Competing in the world series is a big deal, so why not arrive in style?
That’s exactly what the Prospects Stars Blue out of Vienna, Va., did when they booked a 36-passeneger executive coach to make a nine-hour trip to Johnson City for the 2011 USSSA 13U AA Baseball World Series.
“We feel like top dogs getting to ride around in this bus,” said 13-year-old first and third baseman Sam Becker.
Complete with external storage, screens for movie viewing and plush, reclined seating, the 13 teammates never even noticed the extra two hours the trip gained after the first bus was found to have a broken door.
“They’re like a pile of puppies in the back of the bus,” said team communicator and mom Jody Becker. “They will not separate. They’re young men, but they’re children. One minute they’ll make you laugh because they’re acting like they’re two and the next they’ll make you cry because you’re so proud of them.”
One of those tender moments came during the bus ride as the Prospects Stars Blue began watching “Angles in the Outfield.” Throughout the day, the boys refused to take their hats off by stating it was “part of their pride” to wear them, but as soon as the movie started to play “The Star Spangled Banner,” the teammates began removing their hats and placing them over their hearts.
“It was such an unscripted beautiful moment of respect for their country and for the game,” Becker said.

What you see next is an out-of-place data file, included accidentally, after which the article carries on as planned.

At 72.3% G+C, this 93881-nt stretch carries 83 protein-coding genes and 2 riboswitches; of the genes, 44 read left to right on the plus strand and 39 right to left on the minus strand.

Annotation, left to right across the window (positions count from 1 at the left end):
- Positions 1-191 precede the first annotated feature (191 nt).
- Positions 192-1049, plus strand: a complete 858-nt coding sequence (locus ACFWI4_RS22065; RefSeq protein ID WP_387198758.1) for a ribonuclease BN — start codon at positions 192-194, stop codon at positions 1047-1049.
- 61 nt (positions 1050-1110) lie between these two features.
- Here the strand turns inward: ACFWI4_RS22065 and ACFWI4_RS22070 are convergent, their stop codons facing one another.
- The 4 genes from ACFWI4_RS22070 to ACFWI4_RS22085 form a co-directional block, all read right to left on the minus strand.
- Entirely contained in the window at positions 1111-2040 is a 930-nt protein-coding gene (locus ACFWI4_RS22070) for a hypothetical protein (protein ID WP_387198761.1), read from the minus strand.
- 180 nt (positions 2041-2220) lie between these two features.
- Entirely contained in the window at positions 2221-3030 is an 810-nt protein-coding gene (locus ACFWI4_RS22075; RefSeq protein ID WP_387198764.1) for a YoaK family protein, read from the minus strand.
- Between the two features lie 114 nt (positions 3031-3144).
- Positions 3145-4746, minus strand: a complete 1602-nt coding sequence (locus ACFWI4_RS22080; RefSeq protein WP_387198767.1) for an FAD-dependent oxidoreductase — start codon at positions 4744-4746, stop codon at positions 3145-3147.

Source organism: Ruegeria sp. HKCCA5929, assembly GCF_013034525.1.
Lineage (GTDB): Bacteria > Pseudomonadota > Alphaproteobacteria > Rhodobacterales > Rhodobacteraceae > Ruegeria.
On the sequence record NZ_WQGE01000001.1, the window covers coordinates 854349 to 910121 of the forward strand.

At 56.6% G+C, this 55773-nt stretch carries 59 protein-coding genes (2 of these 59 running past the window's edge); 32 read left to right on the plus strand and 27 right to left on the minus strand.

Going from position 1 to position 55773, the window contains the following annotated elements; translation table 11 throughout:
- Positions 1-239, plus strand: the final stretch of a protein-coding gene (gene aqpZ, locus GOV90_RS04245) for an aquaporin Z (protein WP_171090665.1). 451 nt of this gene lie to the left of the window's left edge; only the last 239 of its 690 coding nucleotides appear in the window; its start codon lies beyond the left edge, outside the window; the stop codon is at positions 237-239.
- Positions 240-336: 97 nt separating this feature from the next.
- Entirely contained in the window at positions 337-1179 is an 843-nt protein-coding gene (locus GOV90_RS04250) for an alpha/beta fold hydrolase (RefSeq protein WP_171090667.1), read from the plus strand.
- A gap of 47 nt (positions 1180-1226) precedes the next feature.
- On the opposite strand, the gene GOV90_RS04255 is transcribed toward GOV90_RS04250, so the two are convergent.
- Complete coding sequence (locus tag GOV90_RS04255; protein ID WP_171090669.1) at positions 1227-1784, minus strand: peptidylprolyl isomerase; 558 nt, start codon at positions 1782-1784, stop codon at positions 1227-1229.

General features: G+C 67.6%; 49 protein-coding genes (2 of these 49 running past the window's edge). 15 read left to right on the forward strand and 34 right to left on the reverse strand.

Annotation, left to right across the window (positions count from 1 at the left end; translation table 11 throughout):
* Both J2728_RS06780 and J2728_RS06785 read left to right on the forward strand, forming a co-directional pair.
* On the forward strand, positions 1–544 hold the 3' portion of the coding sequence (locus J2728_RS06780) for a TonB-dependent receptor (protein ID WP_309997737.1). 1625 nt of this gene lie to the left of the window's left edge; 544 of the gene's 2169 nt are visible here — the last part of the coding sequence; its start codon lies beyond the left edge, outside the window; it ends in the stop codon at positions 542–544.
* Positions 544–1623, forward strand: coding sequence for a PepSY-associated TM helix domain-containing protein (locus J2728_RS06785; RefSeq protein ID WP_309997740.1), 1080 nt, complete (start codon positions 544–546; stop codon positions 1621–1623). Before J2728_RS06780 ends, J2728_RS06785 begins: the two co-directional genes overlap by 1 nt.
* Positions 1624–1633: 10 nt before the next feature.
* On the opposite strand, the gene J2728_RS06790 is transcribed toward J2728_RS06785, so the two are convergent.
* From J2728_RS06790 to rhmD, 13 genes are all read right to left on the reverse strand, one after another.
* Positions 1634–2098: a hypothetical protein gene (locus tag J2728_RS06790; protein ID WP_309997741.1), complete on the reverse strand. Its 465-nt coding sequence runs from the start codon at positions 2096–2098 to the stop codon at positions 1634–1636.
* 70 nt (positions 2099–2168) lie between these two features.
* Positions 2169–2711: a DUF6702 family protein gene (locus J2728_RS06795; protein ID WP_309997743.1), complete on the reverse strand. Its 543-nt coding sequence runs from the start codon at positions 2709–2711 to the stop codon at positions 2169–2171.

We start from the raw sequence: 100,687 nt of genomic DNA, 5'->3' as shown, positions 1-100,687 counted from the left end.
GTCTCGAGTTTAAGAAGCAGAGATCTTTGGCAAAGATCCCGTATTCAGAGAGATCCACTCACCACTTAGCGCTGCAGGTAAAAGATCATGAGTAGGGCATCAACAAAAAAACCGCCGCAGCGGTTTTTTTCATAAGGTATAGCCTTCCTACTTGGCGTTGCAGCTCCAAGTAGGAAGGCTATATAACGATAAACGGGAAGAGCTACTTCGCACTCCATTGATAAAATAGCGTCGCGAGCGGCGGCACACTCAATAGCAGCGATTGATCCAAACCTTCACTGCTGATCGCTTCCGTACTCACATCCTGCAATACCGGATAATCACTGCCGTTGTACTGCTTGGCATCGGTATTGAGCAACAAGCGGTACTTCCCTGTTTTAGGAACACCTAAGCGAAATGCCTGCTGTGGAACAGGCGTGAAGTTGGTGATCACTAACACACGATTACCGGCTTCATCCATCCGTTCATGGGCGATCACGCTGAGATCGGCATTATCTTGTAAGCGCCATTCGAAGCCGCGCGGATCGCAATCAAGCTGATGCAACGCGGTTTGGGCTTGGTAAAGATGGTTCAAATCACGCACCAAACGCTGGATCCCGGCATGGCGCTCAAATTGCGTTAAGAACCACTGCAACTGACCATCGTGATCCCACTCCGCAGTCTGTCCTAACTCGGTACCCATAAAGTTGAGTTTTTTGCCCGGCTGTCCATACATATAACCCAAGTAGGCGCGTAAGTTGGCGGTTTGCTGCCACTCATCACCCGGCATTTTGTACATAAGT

Bonding like that couldn’t have happened without the traveling baseball team being together, nor would they have been able to make an attention-grabbing entrance into Winged Deer Park each day. In pairs of two, the team marches in line toward the dugout. The sound of their cleats hitting the concrete in unison let’s everyone know they have arrived.
“Even when we lose, it’s with class and dignity and we’re proud of our boys,” Becker said. “And we’re pretty proud of the bus, too.”
The Prospect Stars Blue are a new team, forming under the instruction of head coach Joe Carter, who’s been teaching the game since the late 1970s.
“They’re very dedicated and willing to work hard,” he said of his group of 13 players. “Basically, they’re just awesome kids that want to get better at the sport they’re playing.”
The team has had a successful season and won two tournaments that qualified them for the world series. Even though Carters says he likes the wins, he’s more concerned with teaching them as much about the games of baseball as possible, so they’ll be prepared for high school.
“There are challenges, but I’ve been doing it long enough to know what you get with 13-year-olds and I’ll be honest with you, I treat them like they’re my kids and when they mess up I put them back in line,” he said.
The idea to travel via bus came to Becker after calculating the cost of 15 families carpooling to the tournament, versus riding as a group. In order to reserve the bus, the Prospect Stars Blue began an ambitious fundraising campaign. Each player was required to raise $500 by selling at least 50 raffle tickets for a cruise package.
To solidify their group transportation, a corporate sponsor, Backflow Technology, stepped in to provide the remaining funds.
Given the importance and rarity of attending a world series, riding together on a bus made the journey even more memorable for the boys. But to make sure they won’t forget it, Carter asked them to bring a journal to record their thoughts on the big event. No matter the outcome of the tournament, the Prospects Stars Blue will still ride home in luxury.
“It’s so refreshing for our young men to have (Carter) as an example and to see his passion and knowledge for the game,” Becker said. “There’s a lot of loyalty and heartfelt love for this coach.”
The 2011 USSSA 13U AA Baseball World Series will conclude today with the championship game beginning at 2 p.m., weather permitting, at Winged Deer Park.